Tuesday, October 6, 2009

Thinking clearly (part 1 of who knows how many)

Peter told us to always be ready to give reasons (I Pet 3:15-16). That's one reason why I'm writing this blog and having monthly (or so) meetings to discuss faith and reason. However, Peter goes on to say that we should give our reasons with gentleness and respect. Therefore, we also need to be ready to not give not reasons. (Eh?)

What I mean is, when we're in a debate with someone, whether it's over religion or politics or philosophy, or whatever, we should always be prepared to treat their argument fairly and to stay away from giving arguments that sound good, but really have no content. In other words, we should avoid using logical fallacies.

Some of the most common logical fallacies I have seen are:
  • The red herring argument: an argument that looks good, but is actually irrelevant to the content of the discussion. It will often lead people down the wrong path.
  • Ad hominem attacks: this is when you attack the character of the person you're debating rather than their argument. (This one is very popular...)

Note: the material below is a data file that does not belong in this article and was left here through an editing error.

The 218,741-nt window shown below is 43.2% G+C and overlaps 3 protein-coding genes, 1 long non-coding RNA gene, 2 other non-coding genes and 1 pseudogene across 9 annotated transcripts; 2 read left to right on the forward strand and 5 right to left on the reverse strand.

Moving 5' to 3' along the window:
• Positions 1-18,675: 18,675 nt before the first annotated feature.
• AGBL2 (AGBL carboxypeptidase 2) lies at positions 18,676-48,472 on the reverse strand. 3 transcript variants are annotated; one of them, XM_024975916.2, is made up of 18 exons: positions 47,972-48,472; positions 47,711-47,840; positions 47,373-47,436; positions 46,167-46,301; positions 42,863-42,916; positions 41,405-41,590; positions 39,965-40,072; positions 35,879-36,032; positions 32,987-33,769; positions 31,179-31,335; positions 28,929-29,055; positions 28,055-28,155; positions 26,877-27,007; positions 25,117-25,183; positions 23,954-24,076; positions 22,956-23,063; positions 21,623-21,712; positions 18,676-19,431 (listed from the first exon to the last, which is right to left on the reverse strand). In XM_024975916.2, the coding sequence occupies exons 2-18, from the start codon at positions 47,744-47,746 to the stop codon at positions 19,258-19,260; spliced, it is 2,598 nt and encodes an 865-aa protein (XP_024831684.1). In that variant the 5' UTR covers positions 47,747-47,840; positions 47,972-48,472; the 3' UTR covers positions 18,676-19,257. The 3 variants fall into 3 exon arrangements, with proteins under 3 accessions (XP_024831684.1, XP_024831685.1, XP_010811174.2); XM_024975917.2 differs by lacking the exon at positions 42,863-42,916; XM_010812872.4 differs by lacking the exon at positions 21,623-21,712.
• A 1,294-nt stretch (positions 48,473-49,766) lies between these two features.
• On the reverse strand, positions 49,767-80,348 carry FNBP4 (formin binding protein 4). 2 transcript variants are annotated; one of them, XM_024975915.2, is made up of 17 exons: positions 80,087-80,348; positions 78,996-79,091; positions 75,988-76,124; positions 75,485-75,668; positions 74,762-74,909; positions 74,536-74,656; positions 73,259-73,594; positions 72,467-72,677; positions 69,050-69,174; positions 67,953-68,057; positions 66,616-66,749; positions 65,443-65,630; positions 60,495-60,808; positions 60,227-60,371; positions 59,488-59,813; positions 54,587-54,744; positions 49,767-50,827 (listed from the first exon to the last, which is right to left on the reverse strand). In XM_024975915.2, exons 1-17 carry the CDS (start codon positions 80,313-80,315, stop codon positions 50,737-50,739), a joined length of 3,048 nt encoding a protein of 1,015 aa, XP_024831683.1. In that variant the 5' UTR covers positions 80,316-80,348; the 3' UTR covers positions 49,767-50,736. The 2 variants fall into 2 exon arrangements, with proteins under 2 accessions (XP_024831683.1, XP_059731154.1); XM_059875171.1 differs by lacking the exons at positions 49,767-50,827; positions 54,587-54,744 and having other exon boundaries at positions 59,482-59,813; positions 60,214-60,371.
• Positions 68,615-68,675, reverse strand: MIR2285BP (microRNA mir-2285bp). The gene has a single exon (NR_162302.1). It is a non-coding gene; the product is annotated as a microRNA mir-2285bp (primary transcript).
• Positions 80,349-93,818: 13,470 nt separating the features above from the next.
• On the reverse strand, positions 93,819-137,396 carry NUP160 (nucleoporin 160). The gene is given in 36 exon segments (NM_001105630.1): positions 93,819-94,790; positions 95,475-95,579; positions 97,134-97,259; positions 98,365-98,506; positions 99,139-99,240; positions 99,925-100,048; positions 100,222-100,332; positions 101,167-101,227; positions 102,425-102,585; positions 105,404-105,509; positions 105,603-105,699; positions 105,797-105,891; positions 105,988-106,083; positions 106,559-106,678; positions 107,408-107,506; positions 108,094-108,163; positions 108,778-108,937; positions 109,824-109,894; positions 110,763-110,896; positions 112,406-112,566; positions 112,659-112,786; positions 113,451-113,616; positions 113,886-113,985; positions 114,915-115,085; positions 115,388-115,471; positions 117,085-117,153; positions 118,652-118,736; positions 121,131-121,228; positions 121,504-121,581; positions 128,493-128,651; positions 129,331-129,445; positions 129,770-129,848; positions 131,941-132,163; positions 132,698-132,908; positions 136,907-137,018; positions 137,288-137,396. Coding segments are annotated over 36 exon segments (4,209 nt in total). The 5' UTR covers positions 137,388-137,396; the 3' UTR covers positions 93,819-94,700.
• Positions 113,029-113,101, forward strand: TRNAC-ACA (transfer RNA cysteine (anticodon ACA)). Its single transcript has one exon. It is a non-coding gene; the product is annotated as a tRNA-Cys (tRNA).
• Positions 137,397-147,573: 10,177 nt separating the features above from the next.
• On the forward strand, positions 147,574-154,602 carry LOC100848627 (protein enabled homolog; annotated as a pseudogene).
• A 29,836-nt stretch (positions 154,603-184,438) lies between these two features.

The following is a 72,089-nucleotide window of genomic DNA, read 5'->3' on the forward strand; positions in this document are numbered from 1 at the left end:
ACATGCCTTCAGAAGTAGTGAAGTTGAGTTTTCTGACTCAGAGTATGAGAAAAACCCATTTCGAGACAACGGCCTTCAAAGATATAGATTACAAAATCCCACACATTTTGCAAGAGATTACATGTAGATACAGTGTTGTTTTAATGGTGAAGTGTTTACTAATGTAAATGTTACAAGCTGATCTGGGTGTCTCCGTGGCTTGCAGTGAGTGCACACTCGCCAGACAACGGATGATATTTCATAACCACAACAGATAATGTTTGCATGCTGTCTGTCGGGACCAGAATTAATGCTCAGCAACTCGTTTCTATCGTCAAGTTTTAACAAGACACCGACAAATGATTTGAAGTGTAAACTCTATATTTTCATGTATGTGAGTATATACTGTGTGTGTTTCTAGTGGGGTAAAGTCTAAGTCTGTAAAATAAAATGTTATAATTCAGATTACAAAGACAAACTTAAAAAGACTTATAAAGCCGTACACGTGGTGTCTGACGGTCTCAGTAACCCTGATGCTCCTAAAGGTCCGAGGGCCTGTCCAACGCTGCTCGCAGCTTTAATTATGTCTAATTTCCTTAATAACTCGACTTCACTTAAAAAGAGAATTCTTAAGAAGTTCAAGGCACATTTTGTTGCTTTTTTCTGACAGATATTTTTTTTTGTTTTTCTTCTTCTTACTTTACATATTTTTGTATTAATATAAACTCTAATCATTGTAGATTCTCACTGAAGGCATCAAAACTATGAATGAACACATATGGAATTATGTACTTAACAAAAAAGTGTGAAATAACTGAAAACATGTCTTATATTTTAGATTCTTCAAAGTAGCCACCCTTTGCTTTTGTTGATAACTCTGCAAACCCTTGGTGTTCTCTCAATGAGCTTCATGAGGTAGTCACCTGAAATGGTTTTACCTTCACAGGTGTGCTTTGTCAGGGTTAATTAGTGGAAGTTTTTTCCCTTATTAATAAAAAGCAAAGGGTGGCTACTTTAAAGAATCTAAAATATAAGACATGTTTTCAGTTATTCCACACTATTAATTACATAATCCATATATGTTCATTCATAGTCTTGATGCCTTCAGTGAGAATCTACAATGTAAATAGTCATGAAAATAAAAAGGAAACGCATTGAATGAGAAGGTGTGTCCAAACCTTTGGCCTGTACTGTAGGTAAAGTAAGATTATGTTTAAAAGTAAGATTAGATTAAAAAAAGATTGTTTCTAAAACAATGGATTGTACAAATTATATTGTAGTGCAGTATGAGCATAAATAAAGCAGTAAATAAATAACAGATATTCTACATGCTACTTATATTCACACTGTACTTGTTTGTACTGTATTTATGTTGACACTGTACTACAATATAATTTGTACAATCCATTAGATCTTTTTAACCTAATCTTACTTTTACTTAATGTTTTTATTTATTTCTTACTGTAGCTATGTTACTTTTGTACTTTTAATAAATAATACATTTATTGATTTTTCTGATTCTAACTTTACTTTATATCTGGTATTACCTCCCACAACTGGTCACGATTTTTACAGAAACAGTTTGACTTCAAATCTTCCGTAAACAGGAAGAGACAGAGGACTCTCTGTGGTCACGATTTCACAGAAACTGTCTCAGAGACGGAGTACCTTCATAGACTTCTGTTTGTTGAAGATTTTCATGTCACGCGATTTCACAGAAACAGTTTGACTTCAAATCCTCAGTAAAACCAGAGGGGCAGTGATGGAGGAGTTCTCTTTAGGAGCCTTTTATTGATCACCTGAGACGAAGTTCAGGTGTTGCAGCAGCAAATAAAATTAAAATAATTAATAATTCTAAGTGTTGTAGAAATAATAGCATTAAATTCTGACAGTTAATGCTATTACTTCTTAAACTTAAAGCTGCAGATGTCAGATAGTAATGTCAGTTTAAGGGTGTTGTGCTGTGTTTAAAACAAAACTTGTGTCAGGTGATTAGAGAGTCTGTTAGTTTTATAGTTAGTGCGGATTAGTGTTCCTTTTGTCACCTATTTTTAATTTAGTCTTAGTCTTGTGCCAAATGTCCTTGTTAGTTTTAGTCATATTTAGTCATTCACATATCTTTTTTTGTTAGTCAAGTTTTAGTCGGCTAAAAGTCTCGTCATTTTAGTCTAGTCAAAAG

• Straw man argument: this is when you mischaracterize your opponent's argument, making it sound weaker than it really is, so you can easily dismantle it. (This is also quite popular.)
  • Begging the question (aka, circular reasoning): this is when you assume your conclusion, and use that to prove your conclusion is correct. Once discovered, this one is quite easy to point out to people.
  • Burden of proof fallacy: this is when you unfairly shift the burden of proof on the other party.
In addition to avoiding using these (and all other) logical fallacies in your arguments, you should also be ready to recognize and point out these fallacies in others' arguments. But be nice about it.

In fact, you should be nice about everything in these sorts of discussions. (And by the way, there's a difference between being "nice" and being a pushover.)

Geez, I can't tell you how many times I've been in a debate with someone about my faith, and have been a butt about it. When I act like that, I really can't convince anyone of my point of view, even if I have a convincing argument.

Anyway, in future posts I'll give some examples of using logical fallacies to sort of flesh out what I mean.